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Government budgets for future drought

In light of unpredictable weather patterns, resulting from climate change, the government has aside financial resources to cater for the unforeseen drought next year.

This comes at a time when the government is importing grain to feed starving citizens following a poor previous cropping season.

In August the government was forced to set aside ZWL$1, 67 billion towards drought mitigation in the midterm fiscal policy review.

According to the United Nations World Food Programme (WFP) about 8, 5 million Zimbabweans are at risk of food insecurity.

The Zimbabwe Vulnerability Assessment Committee (ZIMVAC) 2019 report, on the other hand, estimates that 5,5 million of the food insecure people are in rural areas.

Unveiling his ZWL$58.6 billion 2020 budget, Thursday, Finance Minister, Mthuli Ncube, said over the years, Zimbabwe had been experiencing severe droughts at a rate of 1 in 10 years and mild droughts of 1 in 3 years, affecting the country’s economic growth.

“Government is, therefore creating a fiscal buffer to the tune of ZWL$165 million to cater for drought shocks, as well as strengthening the early warning systems,” said Ncube.

“It is evident that the economy is agro driven resulting in booms in good agriculture years and lows in bad rainfall periods, especially drought years.”

While the Meteorological Services Department has predicted normal to above normal and normal to below normal rains during the first and second half of the current cropping season, Ncube said the possibility of another drought could not be ruled out.

“There are chances that 2020 would experience another unpredictable season,” he said.

“These developments, if they materialise, may escalate government expenditures on grain, infrastructure rehabilitation and disease control.”

Ncube said other drought-proofing measures such as investment in irrigation infrastructure, dam construction and desalination as well as research and extension services, adoption of drought-resistant varieties would be put in place during the 2020 agricultural season.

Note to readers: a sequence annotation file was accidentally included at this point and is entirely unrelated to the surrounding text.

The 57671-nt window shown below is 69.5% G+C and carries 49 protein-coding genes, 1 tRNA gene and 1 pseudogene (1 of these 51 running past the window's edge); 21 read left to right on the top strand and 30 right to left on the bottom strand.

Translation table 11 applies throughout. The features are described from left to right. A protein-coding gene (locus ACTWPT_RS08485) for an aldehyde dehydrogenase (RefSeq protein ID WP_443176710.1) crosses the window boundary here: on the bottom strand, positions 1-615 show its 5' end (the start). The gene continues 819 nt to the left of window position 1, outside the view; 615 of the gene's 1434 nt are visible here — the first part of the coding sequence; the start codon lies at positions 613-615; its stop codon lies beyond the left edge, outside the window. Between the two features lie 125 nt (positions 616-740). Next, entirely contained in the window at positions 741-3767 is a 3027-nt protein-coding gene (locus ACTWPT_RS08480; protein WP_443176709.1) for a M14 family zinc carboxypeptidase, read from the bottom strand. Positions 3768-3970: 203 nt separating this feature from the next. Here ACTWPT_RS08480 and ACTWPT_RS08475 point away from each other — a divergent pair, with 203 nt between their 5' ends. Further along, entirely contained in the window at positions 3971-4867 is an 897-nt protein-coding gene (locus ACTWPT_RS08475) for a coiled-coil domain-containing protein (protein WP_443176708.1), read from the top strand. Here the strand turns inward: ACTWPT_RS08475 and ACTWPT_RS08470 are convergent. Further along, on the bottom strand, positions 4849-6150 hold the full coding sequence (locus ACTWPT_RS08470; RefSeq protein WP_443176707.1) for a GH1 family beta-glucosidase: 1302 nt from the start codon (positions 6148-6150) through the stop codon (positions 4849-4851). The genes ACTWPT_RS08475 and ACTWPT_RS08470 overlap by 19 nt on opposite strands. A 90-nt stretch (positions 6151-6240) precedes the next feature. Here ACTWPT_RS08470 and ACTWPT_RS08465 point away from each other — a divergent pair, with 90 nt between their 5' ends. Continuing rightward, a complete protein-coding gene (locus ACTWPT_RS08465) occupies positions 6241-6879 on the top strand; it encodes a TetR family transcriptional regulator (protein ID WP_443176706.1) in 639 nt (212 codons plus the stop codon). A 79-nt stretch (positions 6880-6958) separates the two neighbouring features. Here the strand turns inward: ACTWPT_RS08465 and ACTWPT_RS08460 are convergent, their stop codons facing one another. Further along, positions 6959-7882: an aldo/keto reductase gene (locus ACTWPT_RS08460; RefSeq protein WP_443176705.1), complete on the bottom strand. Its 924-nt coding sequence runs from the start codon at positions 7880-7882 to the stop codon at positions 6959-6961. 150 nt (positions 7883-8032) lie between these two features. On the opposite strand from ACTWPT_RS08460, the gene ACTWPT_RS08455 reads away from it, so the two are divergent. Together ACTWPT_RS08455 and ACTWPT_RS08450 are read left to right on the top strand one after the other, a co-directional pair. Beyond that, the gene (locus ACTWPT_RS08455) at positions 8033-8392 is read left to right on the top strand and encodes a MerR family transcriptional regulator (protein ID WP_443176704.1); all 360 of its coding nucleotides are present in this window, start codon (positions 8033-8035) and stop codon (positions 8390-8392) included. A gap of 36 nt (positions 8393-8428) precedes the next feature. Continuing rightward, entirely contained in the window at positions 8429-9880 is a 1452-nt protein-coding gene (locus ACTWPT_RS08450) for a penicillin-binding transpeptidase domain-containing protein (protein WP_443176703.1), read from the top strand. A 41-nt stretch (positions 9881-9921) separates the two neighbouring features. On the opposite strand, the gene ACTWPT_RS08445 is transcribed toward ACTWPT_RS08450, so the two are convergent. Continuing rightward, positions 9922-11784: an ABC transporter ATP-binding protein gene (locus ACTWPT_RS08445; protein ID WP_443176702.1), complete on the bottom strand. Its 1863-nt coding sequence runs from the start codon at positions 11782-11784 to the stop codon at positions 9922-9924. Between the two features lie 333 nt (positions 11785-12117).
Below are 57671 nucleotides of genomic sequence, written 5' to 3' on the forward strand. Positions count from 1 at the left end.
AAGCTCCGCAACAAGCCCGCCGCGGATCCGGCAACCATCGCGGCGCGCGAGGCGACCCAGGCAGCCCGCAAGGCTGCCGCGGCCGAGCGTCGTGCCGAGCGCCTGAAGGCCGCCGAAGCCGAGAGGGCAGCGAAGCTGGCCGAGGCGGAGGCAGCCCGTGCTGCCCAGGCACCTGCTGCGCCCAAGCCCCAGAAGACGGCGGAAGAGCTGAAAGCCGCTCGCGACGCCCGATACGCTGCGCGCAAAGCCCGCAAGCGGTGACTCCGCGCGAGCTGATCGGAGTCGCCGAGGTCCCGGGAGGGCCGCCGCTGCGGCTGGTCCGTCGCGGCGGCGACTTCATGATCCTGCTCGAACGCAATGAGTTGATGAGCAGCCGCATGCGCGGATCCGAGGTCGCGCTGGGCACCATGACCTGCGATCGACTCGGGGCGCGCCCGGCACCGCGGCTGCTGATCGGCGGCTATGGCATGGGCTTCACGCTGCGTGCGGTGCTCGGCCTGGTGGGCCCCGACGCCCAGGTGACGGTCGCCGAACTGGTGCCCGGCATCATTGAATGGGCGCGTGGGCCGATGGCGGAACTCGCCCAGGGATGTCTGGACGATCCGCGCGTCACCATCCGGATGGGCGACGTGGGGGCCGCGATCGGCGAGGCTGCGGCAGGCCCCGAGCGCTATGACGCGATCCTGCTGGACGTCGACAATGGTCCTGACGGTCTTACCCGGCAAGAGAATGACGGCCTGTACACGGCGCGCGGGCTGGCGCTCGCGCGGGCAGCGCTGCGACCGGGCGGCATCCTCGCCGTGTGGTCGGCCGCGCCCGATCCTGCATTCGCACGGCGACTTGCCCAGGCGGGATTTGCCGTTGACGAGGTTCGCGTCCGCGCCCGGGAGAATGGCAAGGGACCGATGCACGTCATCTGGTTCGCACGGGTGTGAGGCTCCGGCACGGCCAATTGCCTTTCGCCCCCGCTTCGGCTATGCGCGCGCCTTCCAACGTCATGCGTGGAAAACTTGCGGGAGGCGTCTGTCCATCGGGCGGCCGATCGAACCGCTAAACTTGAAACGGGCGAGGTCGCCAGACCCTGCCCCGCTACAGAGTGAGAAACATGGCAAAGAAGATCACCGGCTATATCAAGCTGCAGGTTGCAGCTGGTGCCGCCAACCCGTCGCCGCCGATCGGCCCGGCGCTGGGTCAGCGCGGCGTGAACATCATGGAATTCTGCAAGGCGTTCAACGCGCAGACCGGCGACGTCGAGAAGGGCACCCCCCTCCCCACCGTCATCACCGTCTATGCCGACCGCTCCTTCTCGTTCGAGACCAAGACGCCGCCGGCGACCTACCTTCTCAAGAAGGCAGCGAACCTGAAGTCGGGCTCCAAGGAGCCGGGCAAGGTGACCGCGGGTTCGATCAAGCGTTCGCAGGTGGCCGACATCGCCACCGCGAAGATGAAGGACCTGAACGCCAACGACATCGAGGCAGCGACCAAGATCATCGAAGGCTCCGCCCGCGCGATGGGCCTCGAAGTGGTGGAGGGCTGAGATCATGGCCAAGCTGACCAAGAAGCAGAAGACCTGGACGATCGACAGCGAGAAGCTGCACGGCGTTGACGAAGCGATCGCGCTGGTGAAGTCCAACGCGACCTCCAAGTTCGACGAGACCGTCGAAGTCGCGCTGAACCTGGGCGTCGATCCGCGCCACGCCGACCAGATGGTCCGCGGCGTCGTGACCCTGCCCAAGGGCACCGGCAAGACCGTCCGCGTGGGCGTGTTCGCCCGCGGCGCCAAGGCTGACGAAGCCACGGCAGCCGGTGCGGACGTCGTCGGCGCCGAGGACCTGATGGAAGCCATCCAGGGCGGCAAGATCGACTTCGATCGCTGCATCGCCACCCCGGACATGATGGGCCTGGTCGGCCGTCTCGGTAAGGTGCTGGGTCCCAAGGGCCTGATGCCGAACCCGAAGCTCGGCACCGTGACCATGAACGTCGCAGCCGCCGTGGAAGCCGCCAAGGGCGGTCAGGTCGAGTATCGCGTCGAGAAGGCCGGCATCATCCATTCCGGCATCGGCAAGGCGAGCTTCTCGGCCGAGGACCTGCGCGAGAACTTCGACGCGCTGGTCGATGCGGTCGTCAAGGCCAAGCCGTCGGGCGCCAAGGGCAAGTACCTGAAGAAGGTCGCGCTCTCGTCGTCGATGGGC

“Under the 2020 Budget, irrigation development is receiving top priority in order to guarantee food security in the country,” explained Ncube.

“Government will, therefore, target enough irrigable hectarage for support to guarantee grain production of around 1.8 million tonnes. For this purpose, capable farmers with irrigation facilities will be identified with a view of contracting and supporting them to produce required grains specifically for food security.”

He said the 200 hactare per district irrigation programme would be supported, taking advantage of Smart Agriculture, which also promotes solar irrigation systems.

“For the total irrigation programme, the budget provides ZWL$422.8 million,” he said.

“The private sector is also invited to contribute in irrigation and other related infrastructure development for agriculture. This includes investments in de-siltation of rivers and dams to restore the water ecosystem.”

The Finance Minister allocated ZWL$165 for the procurement of weather radar system equipment as a way of strengthening the country’s early warning weather reporting system.

“Agriculture remains a major driver of growth, and is projected to expand by 5 percent in 2020, on the back of better expected rainfall and forward planning,” he said.

“Government is also embracing Climate Smart Agriculture (CSA) which harmonises agriculture development with environment protection and reduction in vulnerabilities to climate change. In line with this thrust, emphasis will be on better planning, shared financing burden between government and private players, productivity which also relies on irrigation and marketing systems which guarantee farmer viability.”

He added that the 2020 budget was a turning shift from ad-hoc planning to forward planning, particularly in terms of availability of inputs on the market.

“Therefore, the budget will, starting in January 2020, establish an appropriate financing plan which causes early build up and ring-fencing of both local currency resources and forex in support of domestic inputs producers and critical imported inputs.

“This resolves the challenge of agriculture demands competing with other programmes for both domestic and forex resources during the last quarter of the year, which apparently coincides with the start of summer cropping season.”

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